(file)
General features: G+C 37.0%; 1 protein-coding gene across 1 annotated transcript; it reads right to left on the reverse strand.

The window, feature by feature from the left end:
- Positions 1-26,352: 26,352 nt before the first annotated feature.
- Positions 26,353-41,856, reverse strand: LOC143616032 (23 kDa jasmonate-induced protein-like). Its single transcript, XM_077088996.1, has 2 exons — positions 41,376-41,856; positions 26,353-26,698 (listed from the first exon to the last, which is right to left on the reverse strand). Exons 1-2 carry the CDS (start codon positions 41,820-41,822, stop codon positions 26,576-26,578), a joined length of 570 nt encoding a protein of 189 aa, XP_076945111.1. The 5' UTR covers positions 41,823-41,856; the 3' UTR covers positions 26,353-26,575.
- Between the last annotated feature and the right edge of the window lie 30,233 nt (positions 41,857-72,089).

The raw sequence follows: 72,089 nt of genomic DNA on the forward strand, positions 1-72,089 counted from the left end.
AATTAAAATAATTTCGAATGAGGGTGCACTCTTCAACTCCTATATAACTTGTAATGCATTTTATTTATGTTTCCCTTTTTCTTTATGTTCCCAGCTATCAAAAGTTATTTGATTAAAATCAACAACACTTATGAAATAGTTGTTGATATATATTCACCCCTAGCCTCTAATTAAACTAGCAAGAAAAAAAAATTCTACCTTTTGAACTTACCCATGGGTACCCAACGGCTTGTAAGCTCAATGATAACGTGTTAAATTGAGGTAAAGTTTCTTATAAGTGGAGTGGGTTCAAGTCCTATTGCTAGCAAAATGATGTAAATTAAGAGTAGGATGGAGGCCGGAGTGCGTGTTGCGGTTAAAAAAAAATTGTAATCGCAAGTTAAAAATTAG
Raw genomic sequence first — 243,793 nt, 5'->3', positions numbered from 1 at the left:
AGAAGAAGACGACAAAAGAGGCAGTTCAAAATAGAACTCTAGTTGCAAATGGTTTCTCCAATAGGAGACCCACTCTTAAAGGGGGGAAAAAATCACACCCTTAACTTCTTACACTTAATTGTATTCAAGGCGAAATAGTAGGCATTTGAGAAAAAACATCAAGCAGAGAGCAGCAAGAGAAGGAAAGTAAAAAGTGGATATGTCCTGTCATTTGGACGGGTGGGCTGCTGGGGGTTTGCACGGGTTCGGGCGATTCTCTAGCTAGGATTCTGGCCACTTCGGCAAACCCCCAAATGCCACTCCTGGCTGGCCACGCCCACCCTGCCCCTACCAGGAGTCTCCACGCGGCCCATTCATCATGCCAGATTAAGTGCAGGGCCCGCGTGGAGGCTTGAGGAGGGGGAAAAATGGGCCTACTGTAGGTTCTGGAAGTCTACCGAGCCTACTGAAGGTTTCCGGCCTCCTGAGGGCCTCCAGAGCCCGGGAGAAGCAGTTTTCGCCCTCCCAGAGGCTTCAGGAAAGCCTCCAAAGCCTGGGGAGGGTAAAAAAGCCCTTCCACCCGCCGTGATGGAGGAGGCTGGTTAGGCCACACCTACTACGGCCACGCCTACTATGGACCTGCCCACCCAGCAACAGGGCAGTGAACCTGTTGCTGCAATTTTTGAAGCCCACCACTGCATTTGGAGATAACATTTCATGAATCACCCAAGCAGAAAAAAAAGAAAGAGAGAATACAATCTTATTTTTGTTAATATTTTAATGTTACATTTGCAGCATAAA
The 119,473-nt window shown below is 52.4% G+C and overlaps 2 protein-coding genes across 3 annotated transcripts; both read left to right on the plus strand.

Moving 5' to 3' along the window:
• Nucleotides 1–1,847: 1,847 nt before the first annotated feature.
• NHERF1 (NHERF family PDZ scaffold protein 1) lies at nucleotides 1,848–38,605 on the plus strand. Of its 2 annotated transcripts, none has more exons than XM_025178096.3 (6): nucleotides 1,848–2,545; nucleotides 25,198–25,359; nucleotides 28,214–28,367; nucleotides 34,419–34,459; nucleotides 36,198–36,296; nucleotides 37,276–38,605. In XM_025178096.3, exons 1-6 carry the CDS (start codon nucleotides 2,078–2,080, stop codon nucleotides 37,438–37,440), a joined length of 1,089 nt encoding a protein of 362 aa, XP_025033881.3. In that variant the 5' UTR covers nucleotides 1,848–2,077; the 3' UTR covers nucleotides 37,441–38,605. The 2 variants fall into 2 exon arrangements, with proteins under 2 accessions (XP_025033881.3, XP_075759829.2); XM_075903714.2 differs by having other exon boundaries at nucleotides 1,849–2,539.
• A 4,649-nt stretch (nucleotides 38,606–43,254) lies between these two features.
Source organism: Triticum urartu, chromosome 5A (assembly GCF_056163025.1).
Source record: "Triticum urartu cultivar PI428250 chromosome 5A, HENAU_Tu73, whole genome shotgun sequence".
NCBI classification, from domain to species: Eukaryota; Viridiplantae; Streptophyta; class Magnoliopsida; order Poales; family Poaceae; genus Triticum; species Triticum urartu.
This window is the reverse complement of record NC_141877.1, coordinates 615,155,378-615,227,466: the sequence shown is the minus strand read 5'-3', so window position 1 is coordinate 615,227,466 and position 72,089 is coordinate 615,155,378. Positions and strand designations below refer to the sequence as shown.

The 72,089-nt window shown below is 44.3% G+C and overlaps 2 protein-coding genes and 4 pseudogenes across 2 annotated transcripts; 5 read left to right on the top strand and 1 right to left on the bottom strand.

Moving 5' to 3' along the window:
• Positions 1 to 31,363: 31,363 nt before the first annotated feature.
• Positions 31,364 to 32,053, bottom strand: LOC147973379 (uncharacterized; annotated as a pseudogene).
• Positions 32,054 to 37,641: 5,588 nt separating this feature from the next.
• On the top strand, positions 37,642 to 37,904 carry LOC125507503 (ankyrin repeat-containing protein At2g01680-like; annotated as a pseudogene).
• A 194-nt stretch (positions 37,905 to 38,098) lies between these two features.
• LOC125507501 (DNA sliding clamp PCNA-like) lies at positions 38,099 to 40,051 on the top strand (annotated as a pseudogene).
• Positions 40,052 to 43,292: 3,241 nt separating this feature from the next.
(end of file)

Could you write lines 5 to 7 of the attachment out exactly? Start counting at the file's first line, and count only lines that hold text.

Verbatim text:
- Between the last annotated feature and the right edge of the window lie 30,233 nt (positions 41,857-72,089).

The raw sequence follows: 72,089 nt of genomic DNA on the forward strand, positions 1-72,089 counted from the left end.
AATTAAAATAATTTCGAATGAGGGTGCACTCTTCAACTCCTATATAACTTGTAATGCATTTTATTTATGTTTCCCTTTTTCTTTATGTTCCCAGCTATCAAAAGTTATTTGATTAAAATCAACAACACTTATGAAATAGTTGTTGATATATATTCACCCCTAGCCTCTAATTAAACTAGCAAGAAAAAAAAATTCTACCTTTTGAACTTACCCATGGGTACCCAACGGCTTGTAAGCTCAATGATAACGTGTTAAATTGAGGTAAAGTTTCTTATAAGTGGAGTGGGTTCAAGTCCTATTGCTAGCAAAATGATGTAAATTAAGAGTAGGATGGAGGCCGGAGTGCGTGTTGCGGTTAAAAAAAAATTGTAATCGCAAGTTAAAAATTAG